New re­cruits start first day on the job in Ja­pan

The China Post - - GUIDE POST - BY KYOKO HASEGAWA

With crisp new suits and fresh hair­cuts, thou­sands of Ja­panese 20-some­things started their first day on the job Wed­nes­day in an an­nual rit­ual that traces back to the coun­try’s fast-dis­ap­pear­ing jobs-for­life work cul­ture.

At Ja­pan Air­lines, more than 1,000 first­day em­ploy­ees tossed folded pa­per planes at a cer­e­mony in­side a gi­ant han­gar.

The bosses at shoe cream maker Colum­bus buffed new hires’ shoes, a re­minder they’ll have to live up to its motto: “A lit­tle sparkle makes a big dif­fer­ence.”

An ex­ec­u­tive at an aquar­ium north of Tokyo wel­comed one of the venue’s new hires in an un­der­wa­ter cer­e­mony — both wear­ing scuba-gear over their suits — which the neo­phyte later de­scribed as “a re­ally valu­able ex­pe­ri­ence.

April 1 is the start of Ja­pan’s fis­cal year, a day when tens of thou­sands of new re­cruits — some awk­wardly strug­gling to get com­fort­able in for­mal at­tire — fan out across Tokyo and other ma­jor cities to re­port for their first day of work.

Miss­ing the big day, known as “shin­sotsu ikkatsu saiyo” in Ja­panese, can hurt pro­cras­ti­na­tors who of­ten strug­gle to find jobs af­ter leav­ing school — com­pa­nies visit cam­puses to get their hands on creamof-the-crop stu­dents be­fore they fin­ish their stud­ies.

Over at the Bank of Ja­pan, gover­nor Haruhiko Kuroda sternly in­formed about 140 as­pir­ing cen­tral bankers what was ex­pected of them.

“As cen­tral bank em­ploy­ees, you must have a sense of mission,” he said.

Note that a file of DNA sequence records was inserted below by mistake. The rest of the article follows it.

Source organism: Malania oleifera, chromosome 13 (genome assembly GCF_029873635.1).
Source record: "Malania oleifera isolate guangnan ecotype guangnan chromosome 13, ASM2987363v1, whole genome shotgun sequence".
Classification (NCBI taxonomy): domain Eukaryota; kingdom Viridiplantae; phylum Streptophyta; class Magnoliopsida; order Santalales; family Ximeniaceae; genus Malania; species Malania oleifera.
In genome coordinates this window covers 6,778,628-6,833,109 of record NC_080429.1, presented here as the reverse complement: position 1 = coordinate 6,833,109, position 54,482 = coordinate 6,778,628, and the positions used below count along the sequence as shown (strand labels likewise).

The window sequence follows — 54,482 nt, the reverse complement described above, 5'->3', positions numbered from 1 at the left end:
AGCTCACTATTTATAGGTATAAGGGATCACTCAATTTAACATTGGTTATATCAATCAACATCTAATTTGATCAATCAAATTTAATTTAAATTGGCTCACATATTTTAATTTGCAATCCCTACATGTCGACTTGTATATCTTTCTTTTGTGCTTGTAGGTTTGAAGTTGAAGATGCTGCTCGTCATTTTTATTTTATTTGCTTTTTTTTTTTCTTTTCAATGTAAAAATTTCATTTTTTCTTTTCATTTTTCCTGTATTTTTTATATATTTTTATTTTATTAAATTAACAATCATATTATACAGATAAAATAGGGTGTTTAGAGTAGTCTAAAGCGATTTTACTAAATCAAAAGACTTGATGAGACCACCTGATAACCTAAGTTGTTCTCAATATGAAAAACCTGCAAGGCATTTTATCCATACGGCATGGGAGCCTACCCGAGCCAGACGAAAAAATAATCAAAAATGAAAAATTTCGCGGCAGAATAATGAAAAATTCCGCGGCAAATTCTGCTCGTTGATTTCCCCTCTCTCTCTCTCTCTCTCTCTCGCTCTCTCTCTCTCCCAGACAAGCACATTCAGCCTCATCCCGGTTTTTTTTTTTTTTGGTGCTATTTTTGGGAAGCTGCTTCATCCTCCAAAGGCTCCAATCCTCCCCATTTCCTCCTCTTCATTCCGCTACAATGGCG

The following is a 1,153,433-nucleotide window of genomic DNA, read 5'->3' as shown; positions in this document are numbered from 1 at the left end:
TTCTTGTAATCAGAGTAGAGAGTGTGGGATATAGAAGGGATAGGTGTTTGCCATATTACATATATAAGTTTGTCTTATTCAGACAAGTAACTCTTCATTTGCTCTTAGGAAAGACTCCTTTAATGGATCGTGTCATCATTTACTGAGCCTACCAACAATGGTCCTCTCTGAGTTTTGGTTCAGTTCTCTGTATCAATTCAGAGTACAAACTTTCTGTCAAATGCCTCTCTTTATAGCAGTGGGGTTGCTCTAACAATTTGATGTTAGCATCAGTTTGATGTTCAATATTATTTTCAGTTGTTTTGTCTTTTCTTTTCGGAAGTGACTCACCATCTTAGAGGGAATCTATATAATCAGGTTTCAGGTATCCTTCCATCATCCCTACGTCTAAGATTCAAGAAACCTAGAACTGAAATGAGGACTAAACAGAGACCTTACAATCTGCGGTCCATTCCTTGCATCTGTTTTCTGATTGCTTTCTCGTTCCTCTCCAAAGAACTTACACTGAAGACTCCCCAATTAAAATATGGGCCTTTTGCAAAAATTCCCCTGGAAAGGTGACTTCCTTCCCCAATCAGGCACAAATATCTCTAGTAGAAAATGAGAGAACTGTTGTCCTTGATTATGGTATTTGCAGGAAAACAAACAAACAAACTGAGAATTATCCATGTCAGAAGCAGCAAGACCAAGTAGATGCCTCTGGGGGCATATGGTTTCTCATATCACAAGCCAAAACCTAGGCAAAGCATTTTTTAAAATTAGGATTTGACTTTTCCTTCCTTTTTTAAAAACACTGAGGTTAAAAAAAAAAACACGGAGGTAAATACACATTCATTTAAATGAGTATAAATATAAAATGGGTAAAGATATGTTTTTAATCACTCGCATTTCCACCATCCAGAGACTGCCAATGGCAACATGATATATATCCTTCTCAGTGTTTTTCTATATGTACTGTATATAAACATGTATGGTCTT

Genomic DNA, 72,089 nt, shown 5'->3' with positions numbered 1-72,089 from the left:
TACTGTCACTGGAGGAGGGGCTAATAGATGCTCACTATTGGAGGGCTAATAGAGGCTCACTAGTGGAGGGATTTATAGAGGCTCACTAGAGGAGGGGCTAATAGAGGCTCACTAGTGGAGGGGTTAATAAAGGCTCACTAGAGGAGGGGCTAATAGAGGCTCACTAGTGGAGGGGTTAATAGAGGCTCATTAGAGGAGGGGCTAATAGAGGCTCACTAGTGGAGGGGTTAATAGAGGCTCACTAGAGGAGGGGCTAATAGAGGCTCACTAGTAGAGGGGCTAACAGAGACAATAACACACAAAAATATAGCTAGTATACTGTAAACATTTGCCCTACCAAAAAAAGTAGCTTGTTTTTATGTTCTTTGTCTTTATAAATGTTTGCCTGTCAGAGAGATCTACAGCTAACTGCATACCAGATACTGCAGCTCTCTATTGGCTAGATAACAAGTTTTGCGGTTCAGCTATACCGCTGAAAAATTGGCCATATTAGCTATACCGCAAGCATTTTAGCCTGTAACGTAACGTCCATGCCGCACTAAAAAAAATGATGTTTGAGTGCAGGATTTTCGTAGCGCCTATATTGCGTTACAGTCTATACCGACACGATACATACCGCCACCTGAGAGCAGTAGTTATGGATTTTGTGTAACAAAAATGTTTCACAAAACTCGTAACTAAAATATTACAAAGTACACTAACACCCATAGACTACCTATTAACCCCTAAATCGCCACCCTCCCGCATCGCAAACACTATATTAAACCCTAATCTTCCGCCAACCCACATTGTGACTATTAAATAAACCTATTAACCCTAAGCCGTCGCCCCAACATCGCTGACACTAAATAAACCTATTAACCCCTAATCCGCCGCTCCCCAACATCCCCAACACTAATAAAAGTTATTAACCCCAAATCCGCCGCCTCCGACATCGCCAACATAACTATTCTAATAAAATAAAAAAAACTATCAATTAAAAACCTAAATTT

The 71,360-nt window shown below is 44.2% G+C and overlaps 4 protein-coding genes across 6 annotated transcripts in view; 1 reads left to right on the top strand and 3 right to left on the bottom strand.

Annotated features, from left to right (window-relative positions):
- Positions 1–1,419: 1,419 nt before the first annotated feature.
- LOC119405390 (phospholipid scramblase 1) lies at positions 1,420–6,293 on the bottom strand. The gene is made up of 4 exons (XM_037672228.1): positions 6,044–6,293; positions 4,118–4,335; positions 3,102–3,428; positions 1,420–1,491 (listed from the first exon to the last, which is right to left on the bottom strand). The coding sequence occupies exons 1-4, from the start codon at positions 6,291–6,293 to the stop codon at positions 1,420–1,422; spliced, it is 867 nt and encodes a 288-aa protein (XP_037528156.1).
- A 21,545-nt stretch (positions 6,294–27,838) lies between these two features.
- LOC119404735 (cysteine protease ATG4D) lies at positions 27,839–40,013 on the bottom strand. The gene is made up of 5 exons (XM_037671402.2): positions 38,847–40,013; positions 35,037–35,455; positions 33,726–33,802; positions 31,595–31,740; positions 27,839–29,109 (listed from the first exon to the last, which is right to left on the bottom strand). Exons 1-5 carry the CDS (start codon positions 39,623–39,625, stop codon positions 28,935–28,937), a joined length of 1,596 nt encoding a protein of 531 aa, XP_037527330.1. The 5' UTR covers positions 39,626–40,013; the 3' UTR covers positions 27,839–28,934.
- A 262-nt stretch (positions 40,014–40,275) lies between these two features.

Mean­while, the chair­man of trou­bled Sky­mark Air­lines thanked 11 new hires for ac­tu­ally turn­ing up to work at the now­bankrupt — but still op­er­at­ing — car­rier.

“We ap­pre­ci­ate you very much for choos­ing Sky­mark at this dif­fi­cult time,” Takashi Ide said.

About 90 per­cent of new uni­ver­sity and high school grad­u­ates start jobs at a time which was tra­di­tion­ally seen as the be­gin­ning of the life­time em­ploy­ment that de­fined Ja­pan’s post-war rise.

The popular im­age is one of self­less em­ploy­ees de­vot­ing them­selves to the com­pany, work­ing pun­ish­ing hours as they toil for Ja­pan’s fu­ture and ac­cept­ing they will be molded into the firm’s cor­po­rate cul­ture.

But those at­ti­tudes are chang­ing as the econ­omy strug­gles and firms of­fer more con­tract and part-time work, giv­ing young em­ploy­ees fewer benefits and lit­tle in­cen­tive to de­vote their life to the com­pany.

Crit­ics have blamed Ja­pan’s no­to­ri­ously rigid work­places for sti­fling in­no­va­tion and cre­ativ­ity in an in­creas­ingly com­pet­i­tive global mar­ket.

AFP

Ja­pan Air­lines (JAL) Pres­i­dent Yoshi­haru Ueki, front, and new em­ploy­ees of JAL Group toss care­fully folded pa­per air­planes into the air dur­ing the en­trance cer­e­mony at a han­gar with a Boe­ing 777 in Tokyo on Wed­nes­day, April 1.

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